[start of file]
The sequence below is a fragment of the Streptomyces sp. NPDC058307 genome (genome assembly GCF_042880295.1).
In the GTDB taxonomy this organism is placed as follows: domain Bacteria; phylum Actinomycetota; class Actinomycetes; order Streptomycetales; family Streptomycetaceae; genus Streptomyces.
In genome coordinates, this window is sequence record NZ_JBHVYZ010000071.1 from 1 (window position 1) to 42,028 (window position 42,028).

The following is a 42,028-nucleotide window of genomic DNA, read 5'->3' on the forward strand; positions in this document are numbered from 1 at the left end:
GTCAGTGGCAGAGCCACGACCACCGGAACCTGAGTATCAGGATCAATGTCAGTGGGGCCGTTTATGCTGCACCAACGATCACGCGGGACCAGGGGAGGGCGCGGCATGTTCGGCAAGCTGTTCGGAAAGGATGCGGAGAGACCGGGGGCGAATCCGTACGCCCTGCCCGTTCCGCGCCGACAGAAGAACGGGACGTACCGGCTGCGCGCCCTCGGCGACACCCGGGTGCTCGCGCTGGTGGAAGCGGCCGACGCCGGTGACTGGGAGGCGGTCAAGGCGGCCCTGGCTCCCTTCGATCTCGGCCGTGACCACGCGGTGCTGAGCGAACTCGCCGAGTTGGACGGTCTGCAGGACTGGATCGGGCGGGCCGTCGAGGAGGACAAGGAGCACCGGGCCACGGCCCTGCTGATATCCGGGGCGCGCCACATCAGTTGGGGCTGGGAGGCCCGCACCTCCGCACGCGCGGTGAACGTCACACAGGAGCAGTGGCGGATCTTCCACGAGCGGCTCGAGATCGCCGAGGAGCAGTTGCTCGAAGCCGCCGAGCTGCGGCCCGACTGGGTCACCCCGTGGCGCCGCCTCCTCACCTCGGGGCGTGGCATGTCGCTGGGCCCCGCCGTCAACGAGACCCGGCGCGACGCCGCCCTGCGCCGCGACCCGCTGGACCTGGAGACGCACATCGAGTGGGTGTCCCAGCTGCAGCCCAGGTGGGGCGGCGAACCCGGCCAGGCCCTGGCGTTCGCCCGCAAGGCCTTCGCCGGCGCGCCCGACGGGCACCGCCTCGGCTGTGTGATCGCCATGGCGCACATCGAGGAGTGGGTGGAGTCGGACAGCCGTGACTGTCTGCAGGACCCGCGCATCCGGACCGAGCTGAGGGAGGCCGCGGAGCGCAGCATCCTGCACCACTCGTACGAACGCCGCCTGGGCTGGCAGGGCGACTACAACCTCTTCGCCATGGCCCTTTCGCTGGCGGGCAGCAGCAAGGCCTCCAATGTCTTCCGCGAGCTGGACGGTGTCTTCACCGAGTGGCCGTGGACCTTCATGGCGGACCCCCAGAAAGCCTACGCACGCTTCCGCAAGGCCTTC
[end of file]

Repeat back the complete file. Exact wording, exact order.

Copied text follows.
The sequence below is a fragment of the Streptomyces sp. NPDC058307 genome (genome assembly GCF_042880295.1).
In the GTDB taxonomy this organism is placed as follows: domain Bacteria; phylum Actinomycetota; class Actinomycetes; order Streptomycetales; family Streptomycetaceae; genus Streptomyces.
In genome coordinates, this window is sequence record NZ_JBHVYZ010000071.1 from 1 (window position 1) to 42,028 (window position 42,028).

The following is a 42,028-nucleotide window of genomic DNA, read 5'->3' on the forward strand; positions in this document are numbered from 1 at the left end:
GTCAGTGGCAGAGCCACGACCACCGGAACCTGAGTATCAGGATCAATGTCAGTGGGGCCGTTTATGCTGCACCAACGATCACGCGGGACCAGGGGAGGGCGCGGCATGTTCGGCAAGCTGTTCGGAAAGGATGCGGAGAGACCGGGGGCGAATCCGTACGCCCTGCCCGTTCCGCGCCGACAGAAGAACGGGACGTACCGGCTGCGCGCCCTCGGCGACACCCGGGTGCTCGCGCTGGTGGAAGCGGCCGACGCCGGTGACTGGGAGGCGGTCAAGGCGGCCCTGGCTCCCTTCGATCTCGGCCGTGACCACGCGGTGCTGAGCGAACTCGCCGAGTTGGACGGTCTGCAGGACTGGATCGGGCGGGCCGTCGAGGAGGACAAGGAGCACCGGGCCACGGCCCTGCTGATATCCGGGGCGCGCCACATCAGTTGGGGCTGGGAGGCCCGCACCTCCGCACGCGCGGTGAACGTCACACAGGAGCAGTGGCGGATCTTCCACGAGCGGCTCGAGATCGCCGAGGAGCAGTTGCTCGAAGCCGCCGAGCTGCGGCCCGACTGGGTCACCCCGTGGCGCCGCCTCCTCACCTCGGGGCGTGGCATGTCGCTGGGCCCCGCCGTCAACGAGACCCGGCGCGACGCCGCCCTGCGCCGCGACCCGCTGGACCTGGAGACGCACATCGAGTGGGTGTCCCAGCTGCAGCCCAGGTGGGGCGGCGAACCCGGCCAGGCCCTGGCGTTCGCCCGCAAGGCCTTCGCCGGCGCGCCCGACGGGCACCGCCTCGGCTGTGTGATCGCCATGGCGCACATCGAGGAGTGGGTGGAGTCGGACAGCCGTGACTGTCTGCAGGACCCGCGCATCCGGACCGAGCTGAGGGAGGCCGCGGAGCGCAGCATCCTGCACCACTCGTACGAACGCCGCCTGGGCTGGCAGGGCGACTACAACCTCTTCGCCATGGCCCTTTCGCTGGCGGGCAGCAGCAAGGCCTCCAATGTCTTCCGCGAGCTGGACGGTGTCTTCACCGAGTGGCCGTGGACCTTCATGGCGGACCCCCAGAAAGCCTACGCACGCTTCCGCAAGGCCTTC